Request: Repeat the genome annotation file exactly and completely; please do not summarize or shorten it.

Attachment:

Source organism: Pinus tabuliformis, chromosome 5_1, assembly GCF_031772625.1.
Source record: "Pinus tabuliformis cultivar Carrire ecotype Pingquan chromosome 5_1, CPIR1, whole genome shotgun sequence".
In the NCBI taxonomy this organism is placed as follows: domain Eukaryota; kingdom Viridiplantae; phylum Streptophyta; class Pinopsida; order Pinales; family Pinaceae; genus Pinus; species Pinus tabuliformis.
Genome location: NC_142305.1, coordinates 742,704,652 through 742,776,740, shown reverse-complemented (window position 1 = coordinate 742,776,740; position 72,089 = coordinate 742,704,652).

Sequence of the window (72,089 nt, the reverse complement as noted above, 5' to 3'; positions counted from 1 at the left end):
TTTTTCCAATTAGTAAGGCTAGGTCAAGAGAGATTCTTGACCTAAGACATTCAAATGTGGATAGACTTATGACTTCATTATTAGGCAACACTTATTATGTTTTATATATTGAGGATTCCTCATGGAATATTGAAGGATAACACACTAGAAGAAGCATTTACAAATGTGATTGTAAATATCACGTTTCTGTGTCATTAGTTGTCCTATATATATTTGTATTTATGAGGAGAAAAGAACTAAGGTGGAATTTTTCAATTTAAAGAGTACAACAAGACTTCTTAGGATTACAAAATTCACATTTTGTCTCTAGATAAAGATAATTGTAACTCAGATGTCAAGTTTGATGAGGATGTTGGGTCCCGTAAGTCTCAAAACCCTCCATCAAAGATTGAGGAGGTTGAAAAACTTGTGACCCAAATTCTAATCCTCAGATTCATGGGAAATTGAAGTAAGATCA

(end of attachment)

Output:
Source organism: Pinus tabuliformis, chromosome 5_1, assembly GCF_031772625.1.
Source record: "Pinus tabuliformis cultivar Carrire ecotype Pingquan chromosome 5_1, CPIR1, whole genome shotgun sequence".
In the NCBI taxonomy this organism is placed as follows: domain Eukaryota; kingdom Viridiplantae; phylum Streptophyta; class Pinopsida; order Pinales; family Pinaceae; genus Pinus; species Pinus tabuliformis.
Genome location: NC_142305.1, coordinates 742,704,652 through 742,776,740, shown reverse-complemented (window position 1 = coordinate 742,776,740; position 72,089 = coordinate 742,704,652).

Sequence of the window (72,089 nt, the reverse complement as noted above, 5' to 3'; positions counted from 1 at the left end):
TTTTTCCAATTAGTAAGGCTAGGTCAAGAGAGATTCTTGACCTAAGACATTCAAATGTGGATAGACTTATGACTTCATTATTAGGCAACACTTATTATGTTTTATATATTGAGGATTCCTCATGGAATATTGAAGGATAACACACTAGAAGAAGCATTTACAAATGTGATTGTAAATATCACGTTTCTGTGTCATTAGTTGTCCTATATATATTTGTATTTATGAGGAGAAAAGAACTAAGGTGGAATTTTTCAATTTAAAGAGTACAACAAGACTTCTTAGGATTACAAAATTCACATTTTGTCTCTAGATAAAGATAATTGTAACTCAGATGTCAAGTTTGATGAGGATGTTGGGTCCCGTAAGTCTCAAAACCCTCCATCAAAGATTGAGGAGGTTGAAAAACTTGTGACCCAAATTCTAATCCTCAGATTCATGGGAAATTGAAGTAAGATCA